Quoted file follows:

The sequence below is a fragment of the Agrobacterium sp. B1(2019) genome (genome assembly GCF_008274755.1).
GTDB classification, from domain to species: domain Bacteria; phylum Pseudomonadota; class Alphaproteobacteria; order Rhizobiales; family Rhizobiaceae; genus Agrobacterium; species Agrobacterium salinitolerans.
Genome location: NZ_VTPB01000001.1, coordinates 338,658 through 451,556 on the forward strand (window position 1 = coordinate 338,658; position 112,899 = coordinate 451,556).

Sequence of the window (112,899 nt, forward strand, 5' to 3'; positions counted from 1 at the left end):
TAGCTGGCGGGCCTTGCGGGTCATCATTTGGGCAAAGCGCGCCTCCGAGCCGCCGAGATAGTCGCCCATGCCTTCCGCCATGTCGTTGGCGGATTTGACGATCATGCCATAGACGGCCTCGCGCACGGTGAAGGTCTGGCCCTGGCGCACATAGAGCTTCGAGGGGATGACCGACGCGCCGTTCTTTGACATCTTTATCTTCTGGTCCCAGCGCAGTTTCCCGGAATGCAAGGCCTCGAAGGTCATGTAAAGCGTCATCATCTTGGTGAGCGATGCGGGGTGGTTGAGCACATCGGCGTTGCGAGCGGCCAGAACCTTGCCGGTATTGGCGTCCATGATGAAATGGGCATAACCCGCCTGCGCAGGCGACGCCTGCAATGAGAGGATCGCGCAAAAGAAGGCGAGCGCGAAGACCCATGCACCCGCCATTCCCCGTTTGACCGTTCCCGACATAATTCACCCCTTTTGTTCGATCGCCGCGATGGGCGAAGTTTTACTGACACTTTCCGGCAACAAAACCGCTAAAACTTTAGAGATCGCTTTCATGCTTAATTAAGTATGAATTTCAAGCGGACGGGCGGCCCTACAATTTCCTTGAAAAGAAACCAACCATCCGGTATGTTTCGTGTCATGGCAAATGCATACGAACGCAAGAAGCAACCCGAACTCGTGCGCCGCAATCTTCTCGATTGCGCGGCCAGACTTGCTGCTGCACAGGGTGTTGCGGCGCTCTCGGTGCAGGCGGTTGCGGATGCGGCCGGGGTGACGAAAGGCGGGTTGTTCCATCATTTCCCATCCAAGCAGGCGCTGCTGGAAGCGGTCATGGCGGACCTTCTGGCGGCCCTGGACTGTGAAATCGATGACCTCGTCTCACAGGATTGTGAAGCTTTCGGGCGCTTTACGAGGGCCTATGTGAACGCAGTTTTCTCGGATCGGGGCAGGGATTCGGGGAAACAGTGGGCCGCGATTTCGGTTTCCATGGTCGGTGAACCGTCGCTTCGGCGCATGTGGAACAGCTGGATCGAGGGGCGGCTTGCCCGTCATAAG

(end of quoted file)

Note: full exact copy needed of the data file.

The sequence below is a fragment of the Agrobacterium sp. B1(2019) genome (genome assembly GCF_008274755.1).
GTDB classification, from domain to species: domain Bacteria; phylum Pseudomonadota; class Alphaproteobacteria; order Rhizobiales; family Rhizobiaceae; genus Agrobacterium; species Agrobacterium salinitolerans.
Genome location: NZ_VTPB01000001.1, coordinates 338,658 through 451,556 on the forward strand (window position 1 = coordinate 338,658; position 112,899 = coordinate 451,556).

Sequence of the window (112,899 nt, forward strand, 5' to 3'; positions counted from 1 at the left end):
TAGCTGGCGGGCCTTGCGGGTCATCATTTGGGCAAAGCGCGCCTCCGAGCCGCCGAGATAGTCGCCCATGCCTTCCGCCATGTCGTTGGCGGATTTGACGATCATGCCATAGACGGCCTCGCGCACGGTGAAGGTCTGGCCCTGGCGCACATAGAGCTTCGAGGGGATGACCGACGCGCCGTTCTTTGACATCTTTATCTTCTGGTCCCAGCGCAGTTTCCCGGAATGCAAGGCCTCGAAGGTCATGTAAAGCGTCATCATCTTGGTGAGCGATGCGGGGTGGTTGAGCACATCGGCGTTGCGAGCGGCCAGAACCTTGCCGGTATTGGCGTCCATGATGAAATGGGCATAACCCGCCTGCGCAGGCGACGCCTGCAATGAGAGGATCGCGCAAAAGAAGGCGAGCGCGAAGACCCATGCACCCGCCATTCCCCGTTTGACCGTTCCCGACATAATTCACCCCTTTTGTTCGATCGCCGCGATGGGCGAAGTTTTACTGACACTTTCCGGCAACAAAACCGCTAAAACTTTAGAGATCGCTTTCATGCTTAATTAAGTATGAATTTCAAGCGGACGGGCGGCCCTACAATTTCCTTGAAAAGAAACCAACCATCCGGTATGTTTCGTGTCATGGCAAATGCATACGAACGCAAGAAGCAACCCGAACTCGTGCGCCGCAATCTTCTCGATTGCGCGGCCAGACTTGCTGCTGCACAGGGTGTTGCGGCGCTCTCGGTGCAGGCGGTTGCGGATGCGGCCGGGGTGACGAAAGGCGGGTTGTTCCATCATTTCCCATCCAAGCAGGCGCTGCTGGAAGCGGTCATGGCGGACCTTCTGGCGGCCCTGGACTGTGAAATCGATGACCTCGTCTCACAGGATTGTGAAGCTTTCGGGCGCTTTACGAGGGCCTATGTGAACGCAGTTTTCTCGGATCGGGGCAGGGATTCGGGGAAACAGTGGGCCGCGATTTCGGTTTCCATGGTCGGTGAACCGTCGCTTCGGCGCATGTGGAACAGCTGGATCGAGGGGCGGCTTGCCCGTCATAAG